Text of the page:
Posts tagged ‘policy making’

Politicians love spending other people’s money and seeing themselves as heroes

P.J. O’Rourke: The Funniest Man in America

Friends, our governments are broke. We’ve made more promises than we can keep. Neighborhoods are falling apart, even in cities experiencing robust growth, and that’s only going to get worse. It’s the epitome of reckless arrogance for any planner (note: I’m a planner) to project increases in future demand as a way to justify large, public transportation investments when our existing systems are starved for funds, even for their own basic maintenance.

Fix what you have. Make it work incrementally better each day. Squeeze more and more productivity out of your ridiculously unproductive city. That needs to be our obsession, and transit can be part of that, but not the tip of the spear. And certainly not the tip of a ballistic missile.


Also seeBribing People to Move to Your City

“It is terrible to contemplate how few politicians are hanged.” G.K. Chesterton

“Politics is unalloyed idiocy” Don Boudreaux

“The urge to save humanity is almost always a false front for the urge to rule.” H. L. Mencken

“The whole point of a free society is to reduce the number of things that are political, particularly at the national level. When everything is considered political, the totality of life is politicized. And that’s just a clunky way of describing totalitarianism.” Jonah Goldberg

“I respect ordinary thieves much more than I respect politicians.” Walter Williams

“The worst evils which mankind has ever had to endure were inflicted by bad governments.” Ludwig von Mises

Statolatry and Ozymandias

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How Legislators Make Decisions

Congress is both slow and deliberative, by design. When the new government was established in 1789, it was created through the rather elaborate use of a system of checks and balances that were meant to ensure that no single section of government would be able to dominate the process. Although this system can be frustrating, it remains the single most important reason why America has managed to endure for over 200 years.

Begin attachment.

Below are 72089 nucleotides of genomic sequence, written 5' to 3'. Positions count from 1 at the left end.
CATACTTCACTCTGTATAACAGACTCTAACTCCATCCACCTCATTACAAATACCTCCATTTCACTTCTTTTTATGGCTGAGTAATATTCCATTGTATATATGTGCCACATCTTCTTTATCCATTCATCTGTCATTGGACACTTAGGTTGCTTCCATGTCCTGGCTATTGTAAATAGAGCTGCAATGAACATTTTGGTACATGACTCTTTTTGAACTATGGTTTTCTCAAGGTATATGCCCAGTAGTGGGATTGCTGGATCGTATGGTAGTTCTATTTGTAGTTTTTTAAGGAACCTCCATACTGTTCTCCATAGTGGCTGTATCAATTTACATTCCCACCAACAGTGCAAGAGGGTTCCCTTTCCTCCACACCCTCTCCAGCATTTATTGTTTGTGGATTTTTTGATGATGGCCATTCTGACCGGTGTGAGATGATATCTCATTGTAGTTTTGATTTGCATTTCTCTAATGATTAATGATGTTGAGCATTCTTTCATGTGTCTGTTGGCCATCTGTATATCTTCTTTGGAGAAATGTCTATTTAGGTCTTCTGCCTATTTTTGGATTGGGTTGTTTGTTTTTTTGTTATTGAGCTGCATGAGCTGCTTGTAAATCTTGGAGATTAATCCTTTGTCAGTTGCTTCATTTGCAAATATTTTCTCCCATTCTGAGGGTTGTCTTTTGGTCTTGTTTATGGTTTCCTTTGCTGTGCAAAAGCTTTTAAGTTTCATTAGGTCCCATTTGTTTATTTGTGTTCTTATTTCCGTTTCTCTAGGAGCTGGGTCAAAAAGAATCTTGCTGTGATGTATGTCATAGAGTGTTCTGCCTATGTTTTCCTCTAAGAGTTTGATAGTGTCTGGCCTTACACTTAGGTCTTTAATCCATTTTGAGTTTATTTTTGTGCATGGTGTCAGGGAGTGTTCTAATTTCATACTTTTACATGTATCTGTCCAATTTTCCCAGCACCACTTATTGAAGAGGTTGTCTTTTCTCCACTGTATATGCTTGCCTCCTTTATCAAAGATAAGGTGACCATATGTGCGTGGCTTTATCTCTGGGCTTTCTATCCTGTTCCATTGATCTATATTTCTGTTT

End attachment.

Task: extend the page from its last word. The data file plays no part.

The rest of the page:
Creative Commons License photo credit: OliBac

Individual members of Congress must work within this system, deliberative as it might be. At the same time, they must blend their own beliefs within political pressures. A complicated political formula is often used by legislators for deciding when they should vote for or against bills, whether they should oppose or support funding for initiatives, and whether they should cosponsor certain pieces of legislation. When everything else is peeled away, legislators must consider three factors.

First, decision makers must recognize that the decisions they make will affect the lives of others. Toward that end, they are often guided by their own beliefs and value systems. Although there are no hard and fast rules, members of the Senate tend to be more deliberative and thoughtful as opposed to members of the House, which are slightly more prone to being swayed by passions of the public.

Citizen's Handbook to Influencing Elected Officials: Citizen Advocacy in State Legislatures and Congress: A Guide for Citizen Lobbyists and Grassroots Advocates, by Brad FitchSecond, members of Congress must also research issues when making a decision. Fortunately, Congressional staffers and members have access to practically every study every written regarding public policy. Independent studies help to guide thinking while also justifying policies.

Third, legislators listen to their constituents when making a decision. In most cases, the personal beliefs of a legislator and the attitudes of a legislator’s constituency are not far apart, which is why the legislator was elected in the first place. Even so, most legislation will not usually affect most of the citizens in a state or a district. Instead, it will impact small groups, possibly in very significant ways.

Legislators assess the political impact of decisions in many ways. For almost every decision, each legislator will generally conduct a personal political analysis regarding the ways in which the perception of voters in his or her state or district will be impacted.

To learn more about about the way legislators approach decision making, consider TheCapitol.Net’s 1/2 day course, Congress in a Nutshell, and the 3-day Capitol Hill Workshop.

Reference: Citizen’s Handbook, by Bradford Fitch, Chapter 3 How Legislators Make Decisions

Also see

For more information about working with Congress, see these resources from TheCapitol.Net:

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